Volume 4 Number 9
Leadership '- the Curse of the 20th Century?
01 October 1991
Never have more people been murdered than under such `great' leaders as Stalin, Hitler and Mao. Never, perhaps, have more people been led into wars not of their choosing than by lesser leaders like Lyndon B Johnson and Saddam Hussein.
by STEWART V LANCASTER
At long last, the led are taking the lead. While Gorbachev was held captive in the Crimea and Bush was playing golf in Maine, the Soviet people defied the tanks in Moscow. Two years before, as the two superleaders bobbed on the waves around Malta, the people of Eastern Europe had liberated themselves in the streets of Prague, Leipzig and Budapest.
People everywhere are taking back their manhood/womanhood. A Supreme Soviet parliamentarian was asked, `Who are you following now, Yeltsin or Gorbachev?' He replied, `Now I am my own man.'
Could it be that leadership has been the curse of the 20th century? Never have more people been murdered than under such `great' leaders as Stalin, Hitler and Mao. Never, perhaps, have more people been led into wars not of their choosing than by lesser leaders like Lyndon B Johnson and Saddam Hussein.
Thomas Paine, a radical Englishman of the 18th century, dared to utter the obvious: `Rulers gain their power through our surrender to them of our rights, our vote, our responsibility and our souls... it makes them strong and us weak.' He wrote, `They suck out our life force, our aura of energy. Why then do we kneel and bow down to them?'
Why, we might ask, did we exalt to prominence such pathetic misfits as Adolph Hitler, Joe Stalin and Joe McCarthy? Soviet citizens, to their credit, cringed when they heard the feeble, faltering Brezhnev speak. US citizens, for some strange reason, searched for words to excuse their fumbling, forgetful Reagan.
Perhaps leaders have at times been a necessary evil. Yet there is something questionable about the chemistry between the charismatic leader and the led, between celebrities and the public.
Leadership, even at its best, is a dangerous thing. One of the few things we know with some certainty is that not only does power corrupt, but it corrupts absolutely when not limited or temporized.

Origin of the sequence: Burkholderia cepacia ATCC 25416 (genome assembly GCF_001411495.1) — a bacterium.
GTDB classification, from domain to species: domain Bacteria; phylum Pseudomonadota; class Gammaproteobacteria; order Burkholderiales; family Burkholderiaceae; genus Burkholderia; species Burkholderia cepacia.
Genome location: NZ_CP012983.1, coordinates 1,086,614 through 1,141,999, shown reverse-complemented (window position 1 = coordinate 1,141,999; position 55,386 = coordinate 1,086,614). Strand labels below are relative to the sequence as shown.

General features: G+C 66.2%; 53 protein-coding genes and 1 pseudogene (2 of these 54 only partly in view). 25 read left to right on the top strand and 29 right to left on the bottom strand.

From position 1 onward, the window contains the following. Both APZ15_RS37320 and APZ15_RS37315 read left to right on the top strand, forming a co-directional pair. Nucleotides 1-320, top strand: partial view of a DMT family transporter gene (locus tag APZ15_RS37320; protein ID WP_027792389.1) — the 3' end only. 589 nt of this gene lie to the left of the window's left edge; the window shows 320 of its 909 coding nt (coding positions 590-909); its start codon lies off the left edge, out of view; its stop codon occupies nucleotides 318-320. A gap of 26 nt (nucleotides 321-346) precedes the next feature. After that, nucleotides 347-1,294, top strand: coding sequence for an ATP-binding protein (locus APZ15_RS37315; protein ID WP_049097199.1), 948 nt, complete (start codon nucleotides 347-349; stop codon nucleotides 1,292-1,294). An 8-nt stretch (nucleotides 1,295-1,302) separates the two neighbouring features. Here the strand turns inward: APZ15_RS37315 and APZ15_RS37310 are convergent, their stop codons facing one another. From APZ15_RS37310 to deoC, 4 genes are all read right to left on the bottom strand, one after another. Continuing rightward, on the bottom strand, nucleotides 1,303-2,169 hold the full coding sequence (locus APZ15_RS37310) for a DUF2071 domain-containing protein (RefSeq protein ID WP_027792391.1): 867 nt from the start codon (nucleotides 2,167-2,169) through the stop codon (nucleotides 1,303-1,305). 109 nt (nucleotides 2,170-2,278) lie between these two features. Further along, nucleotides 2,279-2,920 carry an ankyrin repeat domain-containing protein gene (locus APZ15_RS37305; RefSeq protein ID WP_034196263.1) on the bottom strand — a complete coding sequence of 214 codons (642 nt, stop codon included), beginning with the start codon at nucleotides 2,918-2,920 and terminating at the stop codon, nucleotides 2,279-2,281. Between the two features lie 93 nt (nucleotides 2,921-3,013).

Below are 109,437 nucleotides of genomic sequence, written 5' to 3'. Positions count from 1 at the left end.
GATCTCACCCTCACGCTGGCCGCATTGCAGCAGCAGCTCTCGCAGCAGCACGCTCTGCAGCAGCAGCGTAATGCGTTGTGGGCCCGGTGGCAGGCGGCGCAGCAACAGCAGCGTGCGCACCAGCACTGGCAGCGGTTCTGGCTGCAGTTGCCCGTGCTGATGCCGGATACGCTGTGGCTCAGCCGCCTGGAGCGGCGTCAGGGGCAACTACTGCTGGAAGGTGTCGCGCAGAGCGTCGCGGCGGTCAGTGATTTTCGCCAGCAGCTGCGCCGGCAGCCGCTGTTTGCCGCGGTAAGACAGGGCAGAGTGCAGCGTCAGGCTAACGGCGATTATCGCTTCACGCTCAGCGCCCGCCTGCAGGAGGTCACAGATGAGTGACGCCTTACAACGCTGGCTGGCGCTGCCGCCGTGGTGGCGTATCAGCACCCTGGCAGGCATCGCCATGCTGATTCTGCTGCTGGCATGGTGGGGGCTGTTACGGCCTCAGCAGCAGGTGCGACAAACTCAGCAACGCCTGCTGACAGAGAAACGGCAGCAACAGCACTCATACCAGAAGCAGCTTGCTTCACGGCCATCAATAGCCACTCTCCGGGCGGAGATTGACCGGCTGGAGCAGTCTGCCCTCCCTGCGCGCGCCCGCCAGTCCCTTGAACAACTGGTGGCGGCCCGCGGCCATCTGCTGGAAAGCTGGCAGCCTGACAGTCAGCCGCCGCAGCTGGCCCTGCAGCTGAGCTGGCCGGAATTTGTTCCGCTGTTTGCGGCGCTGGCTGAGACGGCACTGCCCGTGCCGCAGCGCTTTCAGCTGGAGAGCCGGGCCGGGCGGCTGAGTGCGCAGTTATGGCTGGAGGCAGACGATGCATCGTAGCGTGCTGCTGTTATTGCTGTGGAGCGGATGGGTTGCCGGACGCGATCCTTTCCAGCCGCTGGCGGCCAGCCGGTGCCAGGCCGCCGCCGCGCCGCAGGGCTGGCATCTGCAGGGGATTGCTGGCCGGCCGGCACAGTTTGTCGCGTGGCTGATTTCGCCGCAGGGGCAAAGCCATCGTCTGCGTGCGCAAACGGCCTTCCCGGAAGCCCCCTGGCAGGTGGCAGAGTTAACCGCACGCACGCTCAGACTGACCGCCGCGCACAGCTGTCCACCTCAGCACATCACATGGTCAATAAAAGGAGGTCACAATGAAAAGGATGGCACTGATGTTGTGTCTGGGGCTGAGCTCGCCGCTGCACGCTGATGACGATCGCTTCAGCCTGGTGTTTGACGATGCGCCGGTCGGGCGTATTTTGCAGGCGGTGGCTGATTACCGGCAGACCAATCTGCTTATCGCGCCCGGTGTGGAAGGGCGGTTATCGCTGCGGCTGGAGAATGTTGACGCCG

Maybe we have been conned by our ancient mythologies into believing in things that may not be real. Our vulnerability to Camelots and messiahs made it difficult for the concepts of independence and the rights of man to emerge out of the past. It may also have helped to prepare the way for the totalitarian messiahs of this century.
It could be argued that the most progressive periods of human history were those with the weakest leaders and the strongest citizenry. For reference, one might consider the Athenian period before 400 BC, the Renaissance, the English Enlightenment and the American Revolution.
Around the world today people are leading and the leadership is scrambling to catch up. People are calling for liberation, but Bush is calling for order. In the Soviet Union Sakharov's heirs are shouting at the leadership to `get out of our way'. History is saying, `When the people lead, the leaders will follow.'
The leader-led structures of the past are now redundant. Pyramid organizational charts, relics from the Roman empire, do not meet the requirements of a society flattened by the equality of the information age.
The philosophical shallowness of America's current leadership appears to be in sharp contrast to the depth of perspective of Jefferson, Adams, Franklin, Madison and Monroe.
These earlier men, lest we forget, were aware of the dangers of unchecked rule and came remarkably close to creating a nation ruled and run largely by the people.
Perhaps, over the centuries, we have been conditioned to respect more than to suspect rulers. We are fascinated by the charismatic leader.
The idolizers of the charismatic in the USA still pay homage to the contrived memory of John F Kennedy. Once-hidden information has unveiled this fabricated hero. He is now seen to have been weak of character, devoid of principles and purpose except for power, and so startlingly irresponsible and immature that he brought the world to the brink of World War III.
Could it be that the singular leadership of antiquity is becoming counterproductive_ in the more horizontal society of the knowledge age? Has old-type leadership become a detriment to change? There may be more common sense in a cafe of common people than in a summit of political saints.
Some predict that we may be moving towards a more diverse and a more shared responsibility of leadership - many heads rather than one head.
Illustrative of such a trend is what the global General Electric Company is attempting. `We've got to take the boss element out,' says the CEO of GE, John F Welch Jr, `and help employees to think for themselves.... We've got to win by our ideas, not by whips and chains.'
At GE and other companies on the cutting edge of commerce there is a movement to dismantle executive power and control centres by turning over the initiative to groups of individuals. By getting the employees to lead, these companies hope that they will `be able to change at least as fast as the world is changing'.
If the natural state of man is freedom, and liberty like life itself is a gift of God, the people who are rising up around the world must shed their reliance on leaders and reclaim their birthright to lead.
We don't need greater leaders. We need great people.
Stewart V Lancaster is Professor of Historical Perspectives at Pima College, Tucson, Arizona.